Rising overtime at Nevada prisons draws Gov. Brian Sandoval’s ire
After auditors reported Nevada’s prison system is $15 million in the red because of skyrocketing overtime, Gov. Brian Sandoval directed executive auditors to move in with the department to fix the problem.
“Right now the department is $15 million over budget,” said Sandoval during the executive branch audit committee meeting this week.
He said corrections is on track for a $22 million shortfall in just the first year of the biennium.
“Where is the state supposed to find that money because it will completely deplete the contingency fund?” he said.
He said the overtime isn’t controllable in many cases because it takes six shifts by guards to cover just one hospitalized inmate for 24 hours.
Overtime within the Department of Corrections has increased more than 30 percent a year since 2015 despite the fact the governor and lawmakers approved adding some 125 more correctional officer positions to try to get a handle on the problem.
Borrowman said the problem is when a correctional officer post is vacant, they have no choice but to call someone in, even if it means overtime, for safety and security reasons.
Sandoval and Attorney General Adam Laxalt both pointed out there are allegations officers are “gaming the system,” with one taking leave or sick time so his buddy can work it for overtime. Then the buddy returns the favor later in the same pay period, resulting on both getting overtime pay.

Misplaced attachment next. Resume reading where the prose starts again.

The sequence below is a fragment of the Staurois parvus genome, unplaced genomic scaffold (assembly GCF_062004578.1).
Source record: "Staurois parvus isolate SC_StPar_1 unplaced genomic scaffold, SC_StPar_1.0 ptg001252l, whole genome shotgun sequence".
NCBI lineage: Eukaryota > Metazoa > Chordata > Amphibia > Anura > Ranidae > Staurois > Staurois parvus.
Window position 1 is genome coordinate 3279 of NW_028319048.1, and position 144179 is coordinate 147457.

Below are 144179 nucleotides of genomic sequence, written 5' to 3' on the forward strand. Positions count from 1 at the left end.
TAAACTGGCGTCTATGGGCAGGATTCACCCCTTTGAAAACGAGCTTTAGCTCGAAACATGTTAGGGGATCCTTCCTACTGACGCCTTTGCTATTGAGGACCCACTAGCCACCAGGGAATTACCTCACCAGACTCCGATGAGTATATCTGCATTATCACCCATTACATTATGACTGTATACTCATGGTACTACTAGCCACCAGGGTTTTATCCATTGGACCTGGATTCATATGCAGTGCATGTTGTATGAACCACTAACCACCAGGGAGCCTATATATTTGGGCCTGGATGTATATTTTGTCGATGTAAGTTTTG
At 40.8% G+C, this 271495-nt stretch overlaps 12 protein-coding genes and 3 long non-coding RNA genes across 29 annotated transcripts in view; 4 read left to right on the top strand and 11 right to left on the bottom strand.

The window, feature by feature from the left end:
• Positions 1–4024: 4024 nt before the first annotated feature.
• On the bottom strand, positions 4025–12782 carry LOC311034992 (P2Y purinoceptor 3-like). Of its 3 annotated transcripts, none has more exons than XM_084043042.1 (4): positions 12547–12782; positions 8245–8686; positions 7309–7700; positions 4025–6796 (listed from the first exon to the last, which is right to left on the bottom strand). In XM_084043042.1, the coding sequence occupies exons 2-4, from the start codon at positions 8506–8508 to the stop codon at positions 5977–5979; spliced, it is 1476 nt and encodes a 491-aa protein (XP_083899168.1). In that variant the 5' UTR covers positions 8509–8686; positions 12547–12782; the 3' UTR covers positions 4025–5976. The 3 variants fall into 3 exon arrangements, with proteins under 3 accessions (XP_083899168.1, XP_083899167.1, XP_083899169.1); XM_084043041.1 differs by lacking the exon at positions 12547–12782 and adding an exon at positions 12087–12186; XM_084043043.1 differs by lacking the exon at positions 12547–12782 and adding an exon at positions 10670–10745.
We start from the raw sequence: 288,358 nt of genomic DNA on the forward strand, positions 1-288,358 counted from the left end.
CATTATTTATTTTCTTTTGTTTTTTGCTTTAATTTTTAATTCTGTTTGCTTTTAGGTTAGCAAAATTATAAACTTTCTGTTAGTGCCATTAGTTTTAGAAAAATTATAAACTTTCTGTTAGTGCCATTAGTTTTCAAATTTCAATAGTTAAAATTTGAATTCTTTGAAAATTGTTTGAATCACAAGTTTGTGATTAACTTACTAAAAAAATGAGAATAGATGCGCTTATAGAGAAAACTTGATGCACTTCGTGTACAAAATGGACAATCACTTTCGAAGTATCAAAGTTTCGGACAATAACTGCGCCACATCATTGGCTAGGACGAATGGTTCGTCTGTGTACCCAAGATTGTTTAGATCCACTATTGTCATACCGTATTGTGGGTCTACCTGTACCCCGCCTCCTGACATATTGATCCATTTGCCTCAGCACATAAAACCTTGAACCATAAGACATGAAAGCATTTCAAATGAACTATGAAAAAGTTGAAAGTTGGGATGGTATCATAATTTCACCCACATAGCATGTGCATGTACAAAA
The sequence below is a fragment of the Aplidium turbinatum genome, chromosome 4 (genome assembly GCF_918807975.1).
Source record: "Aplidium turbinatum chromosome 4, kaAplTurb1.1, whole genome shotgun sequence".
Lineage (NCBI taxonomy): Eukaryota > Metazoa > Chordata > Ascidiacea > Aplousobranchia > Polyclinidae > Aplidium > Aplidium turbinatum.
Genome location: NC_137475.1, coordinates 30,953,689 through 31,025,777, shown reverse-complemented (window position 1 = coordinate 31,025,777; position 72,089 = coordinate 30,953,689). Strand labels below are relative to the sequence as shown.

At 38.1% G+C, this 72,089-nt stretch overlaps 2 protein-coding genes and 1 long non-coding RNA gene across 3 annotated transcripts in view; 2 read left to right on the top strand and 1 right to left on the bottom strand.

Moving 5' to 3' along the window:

Borrowman said he agrees some officers are doing just that: “You cover my shift, I’ll cover yours and we’re both paid overtime for the same number of hours.”
Lt. Gov. Mark Hutchison said one problem is time off is counted as part of the 40-hour week. He suggested changing regulations so overtime starts after an employee has worked 40 hours without counting time off toward the point where overtime begins.
The audit report says the overtime problem is most acute at Northern Nevada Correctional Center in Carson City and High Desert State Prison in the south — both of which are nearly fully staffed and not short of officers. They recommended the department make changes in scheduling to sharply reduce overtime.
Borrowman said that’s partly because those two facilities are home to the most medically needy inmates and have many more transports to area hospitals and other medical services.
He said tighter scheduling will be much easier to accomplish once the department has newly approved software to handle scheduling of officers but Sandoval said the state can’t afford to wait.
“You can’t go on like this,” he told Borrowman. “It (the state) is fiscally incapable of doing that. The response I’m hearing is you want a blank check and we don’t have a blank check.”
Sandoval said Borrowman needs a plan to fix the problem and “I haven’t heard a plan.”
He said his solution is to ask the audit staff to put someone in the Department of Corrections to begin working on reducing overtime immediately.
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